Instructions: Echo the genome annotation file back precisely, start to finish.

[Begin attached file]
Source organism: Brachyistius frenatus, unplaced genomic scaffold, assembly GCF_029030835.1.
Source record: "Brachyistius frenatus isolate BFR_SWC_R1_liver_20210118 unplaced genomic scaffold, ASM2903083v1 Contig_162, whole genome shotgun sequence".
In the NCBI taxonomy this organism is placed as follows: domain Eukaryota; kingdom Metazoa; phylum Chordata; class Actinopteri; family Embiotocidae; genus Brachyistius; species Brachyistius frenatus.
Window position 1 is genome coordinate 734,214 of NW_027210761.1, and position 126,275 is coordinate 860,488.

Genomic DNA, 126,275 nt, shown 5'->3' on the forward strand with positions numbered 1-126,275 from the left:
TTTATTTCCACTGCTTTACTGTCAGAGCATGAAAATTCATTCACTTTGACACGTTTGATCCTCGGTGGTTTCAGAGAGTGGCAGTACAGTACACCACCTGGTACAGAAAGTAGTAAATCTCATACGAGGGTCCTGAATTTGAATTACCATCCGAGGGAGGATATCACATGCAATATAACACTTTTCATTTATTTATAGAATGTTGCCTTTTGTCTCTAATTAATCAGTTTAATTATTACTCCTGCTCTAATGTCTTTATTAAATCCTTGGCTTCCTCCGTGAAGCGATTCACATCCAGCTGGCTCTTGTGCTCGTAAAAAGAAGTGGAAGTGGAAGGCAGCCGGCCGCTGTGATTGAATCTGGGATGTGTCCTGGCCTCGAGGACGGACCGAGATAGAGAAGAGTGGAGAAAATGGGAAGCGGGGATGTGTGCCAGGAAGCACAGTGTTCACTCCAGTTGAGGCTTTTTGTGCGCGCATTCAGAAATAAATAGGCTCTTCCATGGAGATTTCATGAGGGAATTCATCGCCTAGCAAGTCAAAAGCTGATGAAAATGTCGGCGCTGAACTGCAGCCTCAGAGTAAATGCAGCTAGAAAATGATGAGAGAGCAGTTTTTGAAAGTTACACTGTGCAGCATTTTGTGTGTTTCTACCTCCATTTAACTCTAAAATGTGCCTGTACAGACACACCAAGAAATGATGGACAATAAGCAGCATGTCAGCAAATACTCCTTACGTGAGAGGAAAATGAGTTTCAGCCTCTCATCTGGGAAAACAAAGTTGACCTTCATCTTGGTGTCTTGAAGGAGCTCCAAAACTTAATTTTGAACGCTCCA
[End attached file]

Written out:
Source organism: Brachyistius frenatus, unplaced genomic scaffold, assembly GCF_029030835.1.
Source record: "Brachyistius frenatus isolate BFR_SWC_R1_liver_20210118 unplaced genomic scaffold, ASM2903083v1 Contig_162, whole genome shotgun sequence".
In the NCBI taxonomy this organism is placed as follows: domain Eukaryota; kingdom Metazoa; phylum Chordata; class Actinopteri; family Embiotocidae; genus Brachyistius; species Brachyistius frenatus.
Window position 1 is genome coordinate 734,214 of NW_027210761.1, and position 126,275 is coordinate 860,488.

Genomic DNA, 126,275 nt, shown 5'->3' on the forward strand with positions numbered 1-126,275 from the left:
TTTATTTCCACTGCTTTACTGTCAGAGCATGAAAATTCATTCACTTTGACACGTTTGATCCTCGGTGGTTTCAGAGAGTGGCAGTACAGTACACCACCTGGTACAGAAAGTAGTAAATCTCATACGAGGGTCCTGAATTTGAATTACCATCCGAGGGAGGATATCACATGCAATATAACACTTTTCATTTATTTATAGAATGTTGCCTTTTGTCTCTAATTAATCAGTTTAATTATTACTCCTGCTCTAATGTCTTTATTAAATCCTTGGCTTCCTCCGTGAAGCGATTCACATCCAGCTGGCTCTTGTGCTCGTAAAAAGAAGTGGAAGTGGAAGGCAGCCGGCCGCTGTGATTGAATCTGGGATGTGTCCTGGCCTCGAGGACGGACCGAGATAGAGAAGAGTGGAGAAAATGGGAAGCGGGGATGTGTGCCAGGAAGCACAGTGTTCACTCCAGTTGAGGCTTTTTGTGCGCGCATTCAGAAATAAATAGGCTCTTCCATGGAGATTTCATGAGGGAATTCATCGCCTAGCAAGTCAAAAGCTGATGAAAATGTCGGCGCTGAACTGCAGCCTCAGAGTAAATGCAGCTAGAAAATGATGAGAGAGCAGTTTTTGAAAGTTACACTGTGCAGCATTTTGTGTGTTTCTACCTCCATTTAACTCTAAAATGTGCCTGTACAGACACACCAAGAAATGATGGACAATAAGCAGCATGTCAGCAAATACTCCTTACGTGAGAGGAAAATGAGTTTCAGCCTCTCATCTGGGAAAACAAAGTTGACCTTCATCTTGGTGTCTTGAAGGAGCTCCAAAACTTAATTTTGAACGCTCCA